28 October 2002, 13:03   German Business Confidence Fell in October, Ifo Says

Munich, Oct. 28 (Bloomberg) -- German business confidence fell to a nine-month low in October, a survey of 7,000 companies showed, suggesting growth in Europe's largest economy won't pick up soon. The Ifo institute's index of western German business confidence fell to 87.7 from 88.2 in September. Analysts forecast a reading of 88. A separate index of executives' expectations for future business dropped to 97.9 from 99.3.
``Next year will be another big step backward,'' said Brian Protiva, chief executive officer of Adva AG Optical Networking, a maker of phone equipment for companies including BT Group Plc and France Telecom SA. Clients ``have become real penny-pinchers,'' he added. Germany's six largest economic research institutes last week more than halved their growth forecast. The benchmark DAX Index has declined 38 percent this year. Heidelberger Druckmaschinen AG, the world's biggest maker of printing presses, is paring almost a 10th of its workers amid the worst advertising slump in a decade.
Government plans to raise taxes and cut spending may cut growth further, analysts and executives have said. Chancellor Gerhard Schroeder won last month's election by the narrowest margin of any postwar government. ``This may have played a role,'' in the confidence drop, said Gernot Nerb, an economist at Ifo. Half the responses to the survey were received after the government said it will scrap tax breaks and raise pension contributions.
Exports
Munich-based Ifo, which gets some of its money from the government, each month asks executives about production, orders, inventories and employment. The index peaked at 107.3 in November 1990. The low was 75.7 in 1982. Business confidence is also waning in the U.K. and Italy. Government debt remained higher after the survey was released. The yield on the 3 1/4 percent German note due in 2004 declined 6 basis points to 3.16 percent. A basis point is 0.01 percentage point.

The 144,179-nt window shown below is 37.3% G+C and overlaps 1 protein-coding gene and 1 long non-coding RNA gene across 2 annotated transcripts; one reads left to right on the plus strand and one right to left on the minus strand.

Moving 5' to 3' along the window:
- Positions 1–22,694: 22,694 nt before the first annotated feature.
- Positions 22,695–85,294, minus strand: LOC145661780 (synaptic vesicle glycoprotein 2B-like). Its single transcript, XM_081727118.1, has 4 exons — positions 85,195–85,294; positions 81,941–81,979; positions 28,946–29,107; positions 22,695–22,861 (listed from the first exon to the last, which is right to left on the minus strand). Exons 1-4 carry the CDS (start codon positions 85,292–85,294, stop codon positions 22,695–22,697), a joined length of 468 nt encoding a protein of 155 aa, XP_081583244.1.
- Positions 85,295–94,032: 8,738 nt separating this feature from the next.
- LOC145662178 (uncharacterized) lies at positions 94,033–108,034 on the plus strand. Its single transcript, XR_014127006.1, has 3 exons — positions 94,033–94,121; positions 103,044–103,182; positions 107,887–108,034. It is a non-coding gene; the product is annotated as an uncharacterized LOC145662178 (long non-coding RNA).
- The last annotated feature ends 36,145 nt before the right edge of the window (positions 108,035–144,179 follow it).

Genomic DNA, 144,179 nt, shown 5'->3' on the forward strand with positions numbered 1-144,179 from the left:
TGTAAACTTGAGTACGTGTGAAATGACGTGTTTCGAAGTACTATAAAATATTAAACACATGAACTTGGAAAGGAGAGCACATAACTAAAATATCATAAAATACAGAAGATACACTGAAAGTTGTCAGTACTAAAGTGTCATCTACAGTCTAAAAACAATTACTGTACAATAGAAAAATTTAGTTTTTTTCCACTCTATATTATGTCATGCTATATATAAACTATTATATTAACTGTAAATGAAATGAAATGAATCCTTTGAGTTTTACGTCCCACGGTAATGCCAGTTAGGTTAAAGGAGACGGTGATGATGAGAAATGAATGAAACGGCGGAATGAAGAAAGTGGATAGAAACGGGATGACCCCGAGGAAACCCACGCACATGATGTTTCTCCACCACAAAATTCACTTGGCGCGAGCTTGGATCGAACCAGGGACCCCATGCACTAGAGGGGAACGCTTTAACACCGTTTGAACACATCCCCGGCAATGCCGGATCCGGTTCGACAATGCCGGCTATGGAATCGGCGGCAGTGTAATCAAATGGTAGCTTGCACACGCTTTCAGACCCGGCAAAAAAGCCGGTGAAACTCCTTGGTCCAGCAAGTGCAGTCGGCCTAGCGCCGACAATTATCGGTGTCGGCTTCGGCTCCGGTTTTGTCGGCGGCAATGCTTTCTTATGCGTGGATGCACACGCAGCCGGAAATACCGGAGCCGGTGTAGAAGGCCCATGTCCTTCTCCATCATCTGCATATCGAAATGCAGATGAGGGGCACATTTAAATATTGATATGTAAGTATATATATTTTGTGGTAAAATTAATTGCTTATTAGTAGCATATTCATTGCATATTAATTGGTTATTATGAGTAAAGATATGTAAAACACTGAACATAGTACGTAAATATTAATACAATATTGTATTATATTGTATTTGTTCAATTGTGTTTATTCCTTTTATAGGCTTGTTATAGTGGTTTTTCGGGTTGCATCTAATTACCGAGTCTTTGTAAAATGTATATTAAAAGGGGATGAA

The U.S. economy, destination of about a fifth of Europe's exports, is struggling to gain momentum. Orders for durable goods and confidence among consumers declined. The Federal Reserve said economic growth was slow entering this quarter because of stalled manufacturing, flattening retail sales and lackluster hiring. Exports account for about a third of Germany's economy. The ``recovery process remains intact, but it's not dynamic and is not accelerating in a noticeable way,'' Bundesbank President and European Central Bank council member Ernst Welteke said Friday.
ECB Under Pressure
The ECB is under pressure from politicians including Finance Minister Hans Eichel and executives including Siemens AG Chief Financial Officer Heinz-Joachim Neubuerger to cut interest rates. The bank kept its benchmark lending rate at a 2 1/2-year low of 3.25 percent at its last meeting on Oct. 10. Policy makers lowered borrowing costs four times last year.
The implied yield on the three-month Euribor interest rate futures contract due in December dropped 3 basis points today to 3.06 percent. The March contract yielded 2.93 percent. ``It's totally clear that now is the right time to cut interest rates,'' Austrian Chancellor Wolfgang Schuessel said last week. ``It's unthinkable that that move won't occur.''
The European Commission pared its growth forecast for the region five times this year and now predicts the slowest rate of expansion in a decade. The dozen nations sharing the euro grew 0.4 percent in the second quarter, the same as in the first. //www.quote.bloomberg.com

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